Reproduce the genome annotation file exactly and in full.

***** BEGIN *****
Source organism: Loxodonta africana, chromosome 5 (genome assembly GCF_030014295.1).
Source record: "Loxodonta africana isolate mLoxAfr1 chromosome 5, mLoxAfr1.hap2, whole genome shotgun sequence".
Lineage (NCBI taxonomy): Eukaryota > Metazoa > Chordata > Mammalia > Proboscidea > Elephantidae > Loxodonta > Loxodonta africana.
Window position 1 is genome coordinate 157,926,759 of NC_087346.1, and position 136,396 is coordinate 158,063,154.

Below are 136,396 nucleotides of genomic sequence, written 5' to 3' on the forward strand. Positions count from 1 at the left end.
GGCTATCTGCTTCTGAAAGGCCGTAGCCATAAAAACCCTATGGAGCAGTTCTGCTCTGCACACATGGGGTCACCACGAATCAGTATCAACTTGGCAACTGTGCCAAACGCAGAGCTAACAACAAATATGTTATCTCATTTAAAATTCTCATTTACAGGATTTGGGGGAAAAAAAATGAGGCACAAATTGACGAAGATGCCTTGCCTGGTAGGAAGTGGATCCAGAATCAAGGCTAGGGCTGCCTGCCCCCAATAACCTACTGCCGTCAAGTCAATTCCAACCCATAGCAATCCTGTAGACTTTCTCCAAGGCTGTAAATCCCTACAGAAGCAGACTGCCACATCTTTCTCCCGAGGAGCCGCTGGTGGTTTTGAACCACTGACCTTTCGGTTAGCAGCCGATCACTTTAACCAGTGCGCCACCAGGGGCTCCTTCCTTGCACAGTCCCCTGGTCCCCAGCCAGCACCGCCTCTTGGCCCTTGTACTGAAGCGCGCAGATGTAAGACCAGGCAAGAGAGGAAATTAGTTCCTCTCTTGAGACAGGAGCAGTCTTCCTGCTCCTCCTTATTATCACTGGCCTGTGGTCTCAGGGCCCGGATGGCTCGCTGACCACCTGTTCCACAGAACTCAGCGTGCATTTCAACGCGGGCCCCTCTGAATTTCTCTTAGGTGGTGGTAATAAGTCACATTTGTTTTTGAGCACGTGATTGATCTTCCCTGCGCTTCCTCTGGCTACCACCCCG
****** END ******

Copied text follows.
Source organism: Loxodonta africana, chromosome 5 (genome assembly GCF_030014295.1).
Source record: "Loxodonta africana isolate mLoxAfr1 chromosome 5, mLoxAfr1.hap2, whole genome shotgun sequence".
Lineage (NCBI taxonomy): Eukaryota > Metazoa > Chordata > Mammalia > Proboscidea > Elephantidae > Loxodonta > Loxodonta africana.
Window position 1 is genome coordinate 157,926,759 of NC_087346.1, and position 136,396 is coordinate 158,063,154.

Below are 136,396 nucleotides of genomic sequence, written 5' to 3' on the forward strand. Positions count from 1 at the left end.
GGCTATCTGCTTCTGAAAGGCCGTAGCCATAAAAACCCTATGGAGCAGTTCTGCTCTGCACACATGGGGTCACCACGAATCAGTATCAACTTGGCAACTGTGCCAAACGCAGAGCTAACAACAAATATGTTATCTCATTTAAAATTCTCATTTACAGGATTTGGGGGAAAAAAAATGAGGCACAAATTGACGAAGATGCCTTGCCTGGTAGGAAGTGGATCCAGAATCAAGGCTAGGGCTGCCTGCCCCCAATAACCTACTGCCGTCAAGTCAATTCCAACCCATAGCAATCCTGTAGACTTTCTCCAAGGCTGTAAATCCCTACAGAAGCAGACTGCCACATCTTTCTCCCGAGGAGCCGCTGGTGGTTTTGAACCACTGACCTTTCGGTTAGCAGCCGATCACTTTAACCAGTGCGCCACCAGGGGCTCCTTCCTTGCACAGTCCCCTGGTCCCCAGCCAGCACCGCCTCTTGGCCCTTGTACTGAAGCGCGCAGATGTAAGACCAGGCAAGAGAGGAAATTAGTTCCTCTCTTGAGACAGGAGCAGTCTTCCTGCTCCTCCTTATTATCACTGGCCTGTGGTCTCAGGGCCCGGATGGCTCGCTGACCACCTGTTCCACAGAACTCAGCGTGCATTTCAACGCGGGCCCCTCTGAATTTCTCTTAGGTGGTGGTAATAAGTCACATTTGTTTTTGAGCACGTGATTGATCTTCCCTGCGCTTCCTCTGGCTACCACCCCG